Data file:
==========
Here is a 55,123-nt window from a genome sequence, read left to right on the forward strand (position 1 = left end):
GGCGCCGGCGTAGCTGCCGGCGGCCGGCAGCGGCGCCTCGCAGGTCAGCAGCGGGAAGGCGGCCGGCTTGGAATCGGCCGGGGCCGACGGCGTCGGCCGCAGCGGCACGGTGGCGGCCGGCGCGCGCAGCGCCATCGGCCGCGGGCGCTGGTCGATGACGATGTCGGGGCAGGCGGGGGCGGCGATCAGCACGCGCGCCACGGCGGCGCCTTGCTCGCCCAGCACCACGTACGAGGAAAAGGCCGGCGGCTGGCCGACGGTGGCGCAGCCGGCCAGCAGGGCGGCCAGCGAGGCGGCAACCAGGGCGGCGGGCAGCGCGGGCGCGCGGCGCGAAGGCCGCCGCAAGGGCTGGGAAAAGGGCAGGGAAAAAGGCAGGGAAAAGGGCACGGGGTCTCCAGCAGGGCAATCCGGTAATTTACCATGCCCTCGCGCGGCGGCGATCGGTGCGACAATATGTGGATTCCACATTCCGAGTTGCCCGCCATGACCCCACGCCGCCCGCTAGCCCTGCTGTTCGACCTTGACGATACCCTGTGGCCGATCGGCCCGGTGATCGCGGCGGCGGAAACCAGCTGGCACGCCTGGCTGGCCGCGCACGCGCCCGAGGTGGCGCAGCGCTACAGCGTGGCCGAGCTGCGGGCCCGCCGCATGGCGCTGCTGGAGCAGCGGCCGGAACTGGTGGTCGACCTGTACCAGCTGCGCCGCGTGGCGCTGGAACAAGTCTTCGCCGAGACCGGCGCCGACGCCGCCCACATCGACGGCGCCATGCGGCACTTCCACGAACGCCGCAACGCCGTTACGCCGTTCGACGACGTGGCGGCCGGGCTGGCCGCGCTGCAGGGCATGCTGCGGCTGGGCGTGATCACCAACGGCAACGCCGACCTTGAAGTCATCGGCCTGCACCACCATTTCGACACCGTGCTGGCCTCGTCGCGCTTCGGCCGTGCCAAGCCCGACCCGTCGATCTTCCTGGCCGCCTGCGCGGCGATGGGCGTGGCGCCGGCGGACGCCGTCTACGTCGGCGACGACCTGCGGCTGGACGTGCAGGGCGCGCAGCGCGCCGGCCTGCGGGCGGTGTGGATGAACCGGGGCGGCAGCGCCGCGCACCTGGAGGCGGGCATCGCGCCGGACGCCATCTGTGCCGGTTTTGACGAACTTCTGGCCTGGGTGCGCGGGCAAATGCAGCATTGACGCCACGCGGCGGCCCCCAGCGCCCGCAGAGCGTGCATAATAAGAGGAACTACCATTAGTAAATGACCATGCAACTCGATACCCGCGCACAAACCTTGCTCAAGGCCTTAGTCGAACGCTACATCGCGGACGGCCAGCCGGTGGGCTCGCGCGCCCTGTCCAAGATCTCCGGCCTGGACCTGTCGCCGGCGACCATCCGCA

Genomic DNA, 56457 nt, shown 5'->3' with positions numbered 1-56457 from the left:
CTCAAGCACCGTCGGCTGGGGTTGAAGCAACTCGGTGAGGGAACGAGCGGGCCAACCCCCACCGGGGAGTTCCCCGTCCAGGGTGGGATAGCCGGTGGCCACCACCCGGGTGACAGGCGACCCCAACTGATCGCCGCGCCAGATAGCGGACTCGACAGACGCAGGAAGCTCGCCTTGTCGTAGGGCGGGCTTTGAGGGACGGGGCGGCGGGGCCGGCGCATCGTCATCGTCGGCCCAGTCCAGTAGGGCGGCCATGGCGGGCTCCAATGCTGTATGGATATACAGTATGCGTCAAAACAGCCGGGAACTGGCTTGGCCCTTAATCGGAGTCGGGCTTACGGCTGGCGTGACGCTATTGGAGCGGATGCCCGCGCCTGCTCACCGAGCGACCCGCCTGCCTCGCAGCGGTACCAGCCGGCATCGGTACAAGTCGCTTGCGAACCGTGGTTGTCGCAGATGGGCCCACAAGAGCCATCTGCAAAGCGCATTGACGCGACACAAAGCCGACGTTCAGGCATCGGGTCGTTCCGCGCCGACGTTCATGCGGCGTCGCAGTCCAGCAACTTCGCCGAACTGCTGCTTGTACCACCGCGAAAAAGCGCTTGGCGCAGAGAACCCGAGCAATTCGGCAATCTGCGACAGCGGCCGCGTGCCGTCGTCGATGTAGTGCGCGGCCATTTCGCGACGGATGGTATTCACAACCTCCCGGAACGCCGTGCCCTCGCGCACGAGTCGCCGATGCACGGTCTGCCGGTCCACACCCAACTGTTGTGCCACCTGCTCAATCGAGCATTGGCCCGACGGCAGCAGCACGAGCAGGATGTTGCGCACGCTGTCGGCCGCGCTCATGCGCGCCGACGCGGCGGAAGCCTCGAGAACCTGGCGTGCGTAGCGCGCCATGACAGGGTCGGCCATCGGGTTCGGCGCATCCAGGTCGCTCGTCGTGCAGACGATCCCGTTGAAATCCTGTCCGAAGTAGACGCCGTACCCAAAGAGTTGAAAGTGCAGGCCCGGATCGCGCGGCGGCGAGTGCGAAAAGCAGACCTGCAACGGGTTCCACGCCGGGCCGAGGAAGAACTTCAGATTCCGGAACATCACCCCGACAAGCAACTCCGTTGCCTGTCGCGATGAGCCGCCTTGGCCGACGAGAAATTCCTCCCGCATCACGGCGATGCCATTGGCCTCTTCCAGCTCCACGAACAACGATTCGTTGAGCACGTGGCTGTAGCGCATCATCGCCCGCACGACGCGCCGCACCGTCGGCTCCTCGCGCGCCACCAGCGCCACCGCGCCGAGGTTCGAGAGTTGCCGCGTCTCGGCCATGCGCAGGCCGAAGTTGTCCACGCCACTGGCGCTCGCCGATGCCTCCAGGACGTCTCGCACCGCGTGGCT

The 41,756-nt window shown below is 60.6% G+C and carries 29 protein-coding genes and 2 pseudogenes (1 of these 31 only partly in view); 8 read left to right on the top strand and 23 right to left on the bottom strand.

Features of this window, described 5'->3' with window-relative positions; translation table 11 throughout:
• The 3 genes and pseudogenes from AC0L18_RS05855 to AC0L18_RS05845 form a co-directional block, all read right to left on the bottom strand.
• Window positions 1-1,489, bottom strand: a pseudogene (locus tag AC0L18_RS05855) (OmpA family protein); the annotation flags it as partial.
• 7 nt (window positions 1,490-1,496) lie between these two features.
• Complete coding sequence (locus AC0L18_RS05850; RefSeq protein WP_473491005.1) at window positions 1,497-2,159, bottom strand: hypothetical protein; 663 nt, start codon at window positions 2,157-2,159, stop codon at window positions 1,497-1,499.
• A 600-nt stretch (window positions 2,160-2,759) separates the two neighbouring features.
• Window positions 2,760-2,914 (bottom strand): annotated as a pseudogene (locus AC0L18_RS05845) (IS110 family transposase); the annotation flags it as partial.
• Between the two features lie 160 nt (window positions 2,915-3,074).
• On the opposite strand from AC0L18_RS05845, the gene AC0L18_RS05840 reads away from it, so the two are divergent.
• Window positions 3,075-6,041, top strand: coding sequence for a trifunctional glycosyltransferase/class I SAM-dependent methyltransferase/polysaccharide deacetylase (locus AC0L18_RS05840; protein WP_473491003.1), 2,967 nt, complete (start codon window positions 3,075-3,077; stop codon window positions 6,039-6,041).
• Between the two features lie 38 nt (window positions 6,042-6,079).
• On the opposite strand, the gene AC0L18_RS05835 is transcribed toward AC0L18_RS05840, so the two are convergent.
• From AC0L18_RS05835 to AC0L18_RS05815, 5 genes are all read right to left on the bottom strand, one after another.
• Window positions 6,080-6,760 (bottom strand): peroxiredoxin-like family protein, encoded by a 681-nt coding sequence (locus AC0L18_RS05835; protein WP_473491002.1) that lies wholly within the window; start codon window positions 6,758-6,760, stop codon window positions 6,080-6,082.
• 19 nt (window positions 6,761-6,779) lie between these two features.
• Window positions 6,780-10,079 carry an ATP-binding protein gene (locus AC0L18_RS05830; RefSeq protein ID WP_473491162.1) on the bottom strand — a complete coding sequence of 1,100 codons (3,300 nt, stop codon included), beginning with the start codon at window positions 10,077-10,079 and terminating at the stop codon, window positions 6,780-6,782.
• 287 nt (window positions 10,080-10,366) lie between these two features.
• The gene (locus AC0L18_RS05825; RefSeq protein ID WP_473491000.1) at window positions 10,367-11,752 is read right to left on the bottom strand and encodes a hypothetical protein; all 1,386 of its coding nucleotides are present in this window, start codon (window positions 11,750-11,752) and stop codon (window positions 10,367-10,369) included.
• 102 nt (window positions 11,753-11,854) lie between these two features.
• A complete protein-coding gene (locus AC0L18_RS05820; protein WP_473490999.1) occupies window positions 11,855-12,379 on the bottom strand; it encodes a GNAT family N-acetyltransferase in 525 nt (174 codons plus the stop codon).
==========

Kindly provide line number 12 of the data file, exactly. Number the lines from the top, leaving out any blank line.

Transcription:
• Window positions 2,760-2,914 (bottom strand): annotated as a pseudogene (locus AC0L18_RS05845) (IS110 family transposase); the annotation flags it as partial.